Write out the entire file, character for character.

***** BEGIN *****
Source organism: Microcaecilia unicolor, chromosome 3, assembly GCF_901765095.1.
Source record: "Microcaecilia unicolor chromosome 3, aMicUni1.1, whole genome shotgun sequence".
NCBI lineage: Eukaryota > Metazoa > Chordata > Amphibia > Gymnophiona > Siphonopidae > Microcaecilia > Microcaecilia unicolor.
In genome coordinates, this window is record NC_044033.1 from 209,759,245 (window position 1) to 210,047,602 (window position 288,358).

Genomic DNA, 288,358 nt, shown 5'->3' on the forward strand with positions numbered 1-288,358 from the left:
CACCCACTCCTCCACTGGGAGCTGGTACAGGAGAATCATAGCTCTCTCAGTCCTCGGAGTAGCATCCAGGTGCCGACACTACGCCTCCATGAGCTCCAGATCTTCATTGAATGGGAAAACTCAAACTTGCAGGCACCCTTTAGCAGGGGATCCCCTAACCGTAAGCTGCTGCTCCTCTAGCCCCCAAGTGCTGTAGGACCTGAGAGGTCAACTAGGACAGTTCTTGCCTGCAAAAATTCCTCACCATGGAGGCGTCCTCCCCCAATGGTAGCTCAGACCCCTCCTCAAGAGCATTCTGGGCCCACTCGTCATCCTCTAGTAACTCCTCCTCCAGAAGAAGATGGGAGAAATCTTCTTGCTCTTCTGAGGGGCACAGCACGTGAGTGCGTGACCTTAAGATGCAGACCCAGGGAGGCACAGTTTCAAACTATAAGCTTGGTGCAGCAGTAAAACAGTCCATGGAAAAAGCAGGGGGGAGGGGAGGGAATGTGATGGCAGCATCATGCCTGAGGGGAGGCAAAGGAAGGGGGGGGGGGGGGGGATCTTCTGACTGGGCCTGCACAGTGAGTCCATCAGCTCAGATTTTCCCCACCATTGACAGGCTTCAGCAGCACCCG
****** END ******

Source organism: Microcaecilia unicolor, chromosome 3, assembly GCF_901765095.1.
Source record: "Microcaecilia unicolor chromosome 3, aMicUni1.1, whole genome shotgun sequence".
NCBI lineage: Eukaryota > Metazoa > Chordata > Amphibia > Gymnophiona > Siphonopidae > Microcaecilia > Microcaecilia unicolor.
In genome coordinates, this window is record NC_044033.1 from 209,759,245 (window position 1) to 210,047,602 (window position 288,358).

Genomic DNA, 288,358 nt, shown 5'->3' on the forward strand with positions numbered 1-288,358 from the left:
CACCCACTCCTCCACTGGGAGCTGGTACAGGAGAATCATAGCTCTCTCAGTCCTCGGAGTAGCATCCAGGTGCCGACACTACGCCTCCATGAGCTCCAGATCTTCATTGAATGGGAAAACTCAAACTTGCAGGCACCCTTTAGCAGGGGATCCCCTAACCGTAAGCTGCTGCTCCTCTAGCCCCCAAGTGCTGTAGGACCTGAGAGGTCAACTAGGACAGTTCTTGCCTGCAAAAATTCCTCACCATGGAGGCGTCCTCCCCCAATGGTAGCTCAGACCCCTCCTCAAGAGCATTCTGGGCCCACTCGTCATCCTCTAGTAACTCCTCCTCCAGAAGAAGATGGGAGAAATCTTCTTGCTCTTCTGAGGGGCACAGCACGTGAGTGCGTGACCTTAAGATGCAGACCCAGGGAGGCACAGTTTCAAACTATAAGCTTGGTGCAGCAGTAAAACAGTCCATGGAAAAAGCAGGGGGGAGGGGAGGGAATGTGATGGCAGCATCATGCCTGAGGGGAGGCAAAGGAAGGGGGGGGGGGGGGGGATCTTCTGACTGGGCCTGCACAGTGAGTCCATCAGCTCAGATTTTCCCCACCATTGACAGGCTTCAGCAGCACCCG